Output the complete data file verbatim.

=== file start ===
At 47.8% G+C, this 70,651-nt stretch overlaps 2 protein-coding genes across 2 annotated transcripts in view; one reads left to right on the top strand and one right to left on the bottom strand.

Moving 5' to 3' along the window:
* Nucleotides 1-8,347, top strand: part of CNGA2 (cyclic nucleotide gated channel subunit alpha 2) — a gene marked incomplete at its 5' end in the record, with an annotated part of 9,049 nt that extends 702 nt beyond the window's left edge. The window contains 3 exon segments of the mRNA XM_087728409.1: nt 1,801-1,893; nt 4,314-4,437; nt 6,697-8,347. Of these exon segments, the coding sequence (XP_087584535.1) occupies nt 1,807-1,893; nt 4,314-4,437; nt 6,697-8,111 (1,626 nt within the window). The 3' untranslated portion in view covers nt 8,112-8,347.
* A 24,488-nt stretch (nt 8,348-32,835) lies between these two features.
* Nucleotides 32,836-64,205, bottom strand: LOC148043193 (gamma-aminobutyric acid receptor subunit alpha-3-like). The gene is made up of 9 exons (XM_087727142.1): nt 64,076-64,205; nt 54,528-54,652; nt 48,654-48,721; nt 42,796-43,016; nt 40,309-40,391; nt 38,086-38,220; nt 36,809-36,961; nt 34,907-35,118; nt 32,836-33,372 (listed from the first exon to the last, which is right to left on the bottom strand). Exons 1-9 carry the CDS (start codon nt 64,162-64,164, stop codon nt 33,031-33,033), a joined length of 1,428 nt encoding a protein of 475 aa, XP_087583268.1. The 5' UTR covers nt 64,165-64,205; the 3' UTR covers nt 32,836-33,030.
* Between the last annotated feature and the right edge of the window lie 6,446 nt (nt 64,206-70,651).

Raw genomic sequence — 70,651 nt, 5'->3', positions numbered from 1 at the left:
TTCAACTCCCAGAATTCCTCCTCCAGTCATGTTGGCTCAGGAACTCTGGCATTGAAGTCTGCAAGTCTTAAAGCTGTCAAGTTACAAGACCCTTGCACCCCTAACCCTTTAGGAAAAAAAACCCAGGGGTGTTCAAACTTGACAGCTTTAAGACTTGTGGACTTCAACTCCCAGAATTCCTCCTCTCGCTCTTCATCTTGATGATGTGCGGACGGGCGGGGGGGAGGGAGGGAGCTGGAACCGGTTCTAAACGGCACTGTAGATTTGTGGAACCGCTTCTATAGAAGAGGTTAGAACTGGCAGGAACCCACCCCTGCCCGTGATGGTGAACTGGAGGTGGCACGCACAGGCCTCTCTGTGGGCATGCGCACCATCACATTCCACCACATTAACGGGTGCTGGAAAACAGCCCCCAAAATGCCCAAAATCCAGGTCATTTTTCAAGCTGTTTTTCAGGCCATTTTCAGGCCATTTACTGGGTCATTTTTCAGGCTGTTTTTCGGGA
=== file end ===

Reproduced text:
At 47.8% G+C, this 70,651-nt stretch overlaps 2 protein-coding genes across 2 annotated transcripts in view; one reads left to right on the top strand and one right to left on the bottom strand.

Moving 5' to 3' along the window:
* Nucleotides 1-8,347, top strand: part of CNGA2 (cyclic nucleotide gated channel subunit alpha 2) — a gene marked incomplete at its 5' end in the record, with an annotated part of 9,049 nt that extends 702 nt beyond the window's left edge. The window contains 3 exon segments of the mRNA XM_087728409.1: nt 1,801-1,893; nt 4,314-4,437; nt 6,697-8,347. Of these exon segments, the coding sequence (XP_087584535.1) occupies nt 1,807-1,893; nt 4,314-4,437; nt 6,697-8,111 (1,626 nt within the window). The 3' untranslated portion in view covers nt 8,112-8,347.
* A 24,488-nt stretch (nt 8,348-32,835) lies between these two features.
* Nucleotides 32,836-64,205, bottom strand: LOC148043193 (gamma-aminobutyric acid receptor subunit alpha-3-like). The gene is made up of 9 exons (XM_087727142.1): nt 64,076-64,205; nt 54,528-54,652; nt 48,654-48,721; nt 42,796-43,016; nt 40,309-40,391; nt 38,086-38,220; nt 36,809-36,961; nt 34,907-35,118; nt 32,836-33,372 (listed from the first exon to the last, which is right to left on the bottom strand). Exons 1-9 carry the CDS (start codon nt 64,162-64,164, stop codon nt 33,031-33,033), a joined length of 1,428 nt encoding a protein of 475 aa, XP_087583268.1. The 5' UTR covers nt 64,165-64,205; the 3' UTR covers nt 32,836-33,030.
* Between the last annotated feature and the right edge of the window lie 6,446 nt (nt 64,206-70,651).

Raw genomic sequence — 70,651 nt, 5'->3', positions numbered from 1 at the left:
TTCAACTCCCAGAATTCCTCCTCCAGTCATGTTGGCTCAGGAACTCTGGCATTGAAGTCTGCAAGTCTTAAAGCTGTCAAGTTACAAGACCCTTGCACCCCTAACCCTTTAGGAAAAAAAACCCAGGGGTGTTCAAACTTGACAGCTTTAAGACTTGTGGACTTCAACTCCCAGAATTCCTCCTCTCGCTCTTCATCTTGATGATGTGCGGACGGGCGGGGGGGAGGGAGGGAGCTGGAACCGGTTCTAAACGGCACTGTAGATTTGTGGAACCGCTTCTATAGAAGAGGTTAGAACTGGCAGGAACCCACCCCTGCCCGTGATGGTGAACTGGAGGTGGCACGCACAGGCCTCTCTGTGGGCATGCGCACCATCACATTCCACCACATTAACGGGTGCTGGAAAACAGCCCCCAAAATGCCCAAAATCCAGGTCATTTTTCAAGCTGTTTTTCAGGCCATTTTCAGGCCATTTACTGGGTCATTTTTCAGGCTGTTTTTCGGGA